“When investors or the market could suffer substantial financial harm, our rules permit compliance officers to receive an award for reporting misconduct to the SEC,” said Andrew Ceresney, Director of the SEC’s Division of Enforcement.  “This compliance officer reported misconduct after responsible management at the entity became aware of potentially impending harm to investors and failed to take steps to prevent it.”

The whistleblower in this matter will receive between $1.4 million and $1.6 million.  Whistleblower awards can range from 10 percent to 30 percent of the money collected in a successful enforcement action with sanctions exceeding $1 million.  By law, the SEC must protect the confidentiality of whistleblowers and cannot disclose information that might directly or indirectly reveal their identities.

Since its inception in 2011, the SEC’s whistleblower program has paid more than $50 million to 16 whistleblowers who provided the SEC with unique and useful information that contributed to a successful enforcement action.  All payments are made out of an investor protection fund established by Congress that is financed entirely through monetary sanctions paid to the SEC by securities law violators.  No money is taken or withheld from harmed investors to pay whistleblower awards.

This is the second award the SEC has made to an employee with internal audit or compliance responsibilities.

For more information about the whistleblower program and how to report a tip, visit http://1.usa.gov/1DxBVkM.

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Otmane El Rhazi
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Monday, 20 April 2015

Fort Worth Regional Director David Woodcock to Leave SEC

Otmane El Rhazi,

The Securities and Exchange Commission today announced that David Woodcock, Regional Director of the Fort Worth office and leader of the Enforcement Division’s nationwide Financial Reporting and Audit Task Force, is leaving the SEC later this spring.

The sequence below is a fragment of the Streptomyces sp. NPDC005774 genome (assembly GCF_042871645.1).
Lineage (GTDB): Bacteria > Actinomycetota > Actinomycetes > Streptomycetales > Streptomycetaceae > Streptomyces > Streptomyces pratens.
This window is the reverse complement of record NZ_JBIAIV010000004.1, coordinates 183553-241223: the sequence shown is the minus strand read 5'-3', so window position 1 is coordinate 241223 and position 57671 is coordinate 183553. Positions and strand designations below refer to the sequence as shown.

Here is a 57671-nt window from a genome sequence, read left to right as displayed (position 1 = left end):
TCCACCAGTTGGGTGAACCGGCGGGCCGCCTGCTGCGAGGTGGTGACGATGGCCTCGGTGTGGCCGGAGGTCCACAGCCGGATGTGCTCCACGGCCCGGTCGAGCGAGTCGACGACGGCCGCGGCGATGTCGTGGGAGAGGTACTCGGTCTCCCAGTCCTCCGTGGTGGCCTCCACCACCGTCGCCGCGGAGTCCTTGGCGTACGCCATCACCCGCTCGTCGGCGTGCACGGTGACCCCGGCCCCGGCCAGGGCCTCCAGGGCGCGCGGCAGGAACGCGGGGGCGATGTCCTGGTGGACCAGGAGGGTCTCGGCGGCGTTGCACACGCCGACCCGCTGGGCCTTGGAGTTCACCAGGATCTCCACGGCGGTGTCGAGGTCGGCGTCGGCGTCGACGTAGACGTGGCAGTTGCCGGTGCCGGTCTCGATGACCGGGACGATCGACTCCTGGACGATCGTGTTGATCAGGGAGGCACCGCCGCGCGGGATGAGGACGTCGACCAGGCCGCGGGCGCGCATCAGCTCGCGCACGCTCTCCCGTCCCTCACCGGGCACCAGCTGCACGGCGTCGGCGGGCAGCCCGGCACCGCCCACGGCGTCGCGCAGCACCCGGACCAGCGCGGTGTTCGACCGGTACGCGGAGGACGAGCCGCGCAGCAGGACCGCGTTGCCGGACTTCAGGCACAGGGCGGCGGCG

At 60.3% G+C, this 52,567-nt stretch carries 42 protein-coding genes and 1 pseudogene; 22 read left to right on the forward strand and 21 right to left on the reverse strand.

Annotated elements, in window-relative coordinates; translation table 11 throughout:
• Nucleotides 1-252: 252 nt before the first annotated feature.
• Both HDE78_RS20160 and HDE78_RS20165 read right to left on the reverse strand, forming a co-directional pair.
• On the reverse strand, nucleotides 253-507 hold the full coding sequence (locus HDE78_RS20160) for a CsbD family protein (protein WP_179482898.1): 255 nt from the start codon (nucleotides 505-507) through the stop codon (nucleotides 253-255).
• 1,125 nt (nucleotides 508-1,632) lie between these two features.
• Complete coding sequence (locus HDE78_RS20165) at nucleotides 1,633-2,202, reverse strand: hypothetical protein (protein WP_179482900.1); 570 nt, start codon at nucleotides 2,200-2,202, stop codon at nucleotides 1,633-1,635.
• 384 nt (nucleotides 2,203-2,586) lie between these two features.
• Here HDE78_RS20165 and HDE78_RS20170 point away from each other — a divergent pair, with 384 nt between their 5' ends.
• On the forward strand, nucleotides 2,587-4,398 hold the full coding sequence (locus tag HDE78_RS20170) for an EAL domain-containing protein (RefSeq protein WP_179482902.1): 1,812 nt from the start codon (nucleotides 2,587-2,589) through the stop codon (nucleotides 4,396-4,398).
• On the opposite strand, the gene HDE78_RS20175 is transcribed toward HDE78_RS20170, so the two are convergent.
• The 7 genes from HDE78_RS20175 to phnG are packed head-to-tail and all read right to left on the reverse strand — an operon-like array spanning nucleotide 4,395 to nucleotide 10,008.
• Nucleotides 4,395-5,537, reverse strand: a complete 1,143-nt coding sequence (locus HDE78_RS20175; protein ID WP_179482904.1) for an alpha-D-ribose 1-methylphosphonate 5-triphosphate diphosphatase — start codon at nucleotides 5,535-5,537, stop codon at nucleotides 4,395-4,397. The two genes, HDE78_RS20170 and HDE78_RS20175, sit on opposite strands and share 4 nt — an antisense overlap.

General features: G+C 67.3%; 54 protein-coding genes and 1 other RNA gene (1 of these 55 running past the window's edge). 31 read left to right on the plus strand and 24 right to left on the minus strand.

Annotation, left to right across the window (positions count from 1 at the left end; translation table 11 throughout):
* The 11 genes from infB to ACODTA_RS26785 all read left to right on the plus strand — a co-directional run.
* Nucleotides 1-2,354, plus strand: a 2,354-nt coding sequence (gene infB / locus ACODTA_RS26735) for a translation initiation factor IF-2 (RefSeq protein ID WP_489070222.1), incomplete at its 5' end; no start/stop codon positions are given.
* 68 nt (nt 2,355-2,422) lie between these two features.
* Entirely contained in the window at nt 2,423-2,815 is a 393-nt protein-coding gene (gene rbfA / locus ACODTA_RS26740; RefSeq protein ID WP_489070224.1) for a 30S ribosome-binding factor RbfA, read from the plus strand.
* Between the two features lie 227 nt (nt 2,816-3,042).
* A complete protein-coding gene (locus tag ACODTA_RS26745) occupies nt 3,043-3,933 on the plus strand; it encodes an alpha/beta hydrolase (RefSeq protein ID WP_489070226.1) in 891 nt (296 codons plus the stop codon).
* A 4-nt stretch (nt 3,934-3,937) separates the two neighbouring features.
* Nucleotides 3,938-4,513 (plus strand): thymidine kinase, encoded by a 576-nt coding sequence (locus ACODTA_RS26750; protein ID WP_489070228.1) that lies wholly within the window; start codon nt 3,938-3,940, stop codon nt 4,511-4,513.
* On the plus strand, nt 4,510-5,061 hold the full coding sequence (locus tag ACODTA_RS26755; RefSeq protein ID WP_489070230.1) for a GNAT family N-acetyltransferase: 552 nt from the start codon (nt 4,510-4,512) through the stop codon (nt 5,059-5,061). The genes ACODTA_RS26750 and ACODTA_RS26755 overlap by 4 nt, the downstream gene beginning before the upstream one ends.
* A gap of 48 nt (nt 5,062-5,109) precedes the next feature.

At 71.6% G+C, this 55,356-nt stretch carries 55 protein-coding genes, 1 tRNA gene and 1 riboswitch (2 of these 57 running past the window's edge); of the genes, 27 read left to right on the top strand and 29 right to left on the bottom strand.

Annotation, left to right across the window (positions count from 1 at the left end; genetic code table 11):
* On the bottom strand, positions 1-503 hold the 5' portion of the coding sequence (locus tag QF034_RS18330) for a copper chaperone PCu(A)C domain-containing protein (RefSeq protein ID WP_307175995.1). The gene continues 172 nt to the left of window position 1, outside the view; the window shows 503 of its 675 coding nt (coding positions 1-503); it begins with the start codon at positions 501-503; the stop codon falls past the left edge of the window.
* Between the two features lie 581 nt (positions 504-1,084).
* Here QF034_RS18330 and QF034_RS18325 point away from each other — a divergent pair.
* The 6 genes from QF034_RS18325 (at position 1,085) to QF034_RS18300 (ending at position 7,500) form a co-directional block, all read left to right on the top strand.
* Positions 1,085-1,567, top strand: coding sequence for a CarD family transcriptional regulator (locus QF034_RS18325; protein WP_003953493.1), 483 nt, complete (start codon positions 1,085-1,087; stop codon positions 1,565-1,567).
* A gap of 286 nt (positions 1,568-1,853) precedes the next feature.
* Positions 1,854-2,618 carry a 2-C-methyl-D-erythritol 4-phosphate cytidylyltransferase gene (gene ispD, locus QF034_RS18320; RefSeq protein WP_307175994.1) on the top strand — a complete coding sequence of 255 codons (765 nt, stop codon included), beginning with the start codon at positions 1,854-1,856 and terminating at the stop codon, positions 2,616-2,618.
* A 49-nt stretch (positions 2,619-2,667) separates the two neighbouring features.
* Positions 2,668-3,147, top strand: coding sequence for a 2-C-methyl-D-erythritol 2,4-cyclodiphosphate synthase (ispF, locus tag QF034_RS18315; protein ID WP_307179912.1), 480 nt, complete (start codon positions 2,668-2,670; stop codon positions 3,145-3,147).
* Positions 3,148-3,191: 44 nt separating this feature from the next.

As the regional director of the Fort Worth office since 2011, Mr. Woodcock has overseen a staff of attorneys, accountants, examiners, and other professionals responsible for conducting investigations, litigation, and examinations in a region that includes Texas, Oklahoma, Arkansas, and Kansas.  He helped form and lead the Financial Reporting and Audit Task Force that comprises a group of accountants and attorneys using innovative methods and technology to prevent, detect, and investigate potential fraud in financial statements and other accounting documents.  Mr. Woodcock received an Excellence in Leadership Award from the SEC in 2013.

Associate Regional Directors Marshall Gandy, who oversees the office’s examination program and David Peavler, who oversees its enforcement program, will serve as co-acting Regional Directors upon Mr. Woodcock’s departure.

“David has consistently demonstrated exemplary dedication to our mission and great enthusiasm for the work of the Commission,” said Chair Mary Jo White.  “We and the investing public have been exceptionally well served by his many contributions to the agency.”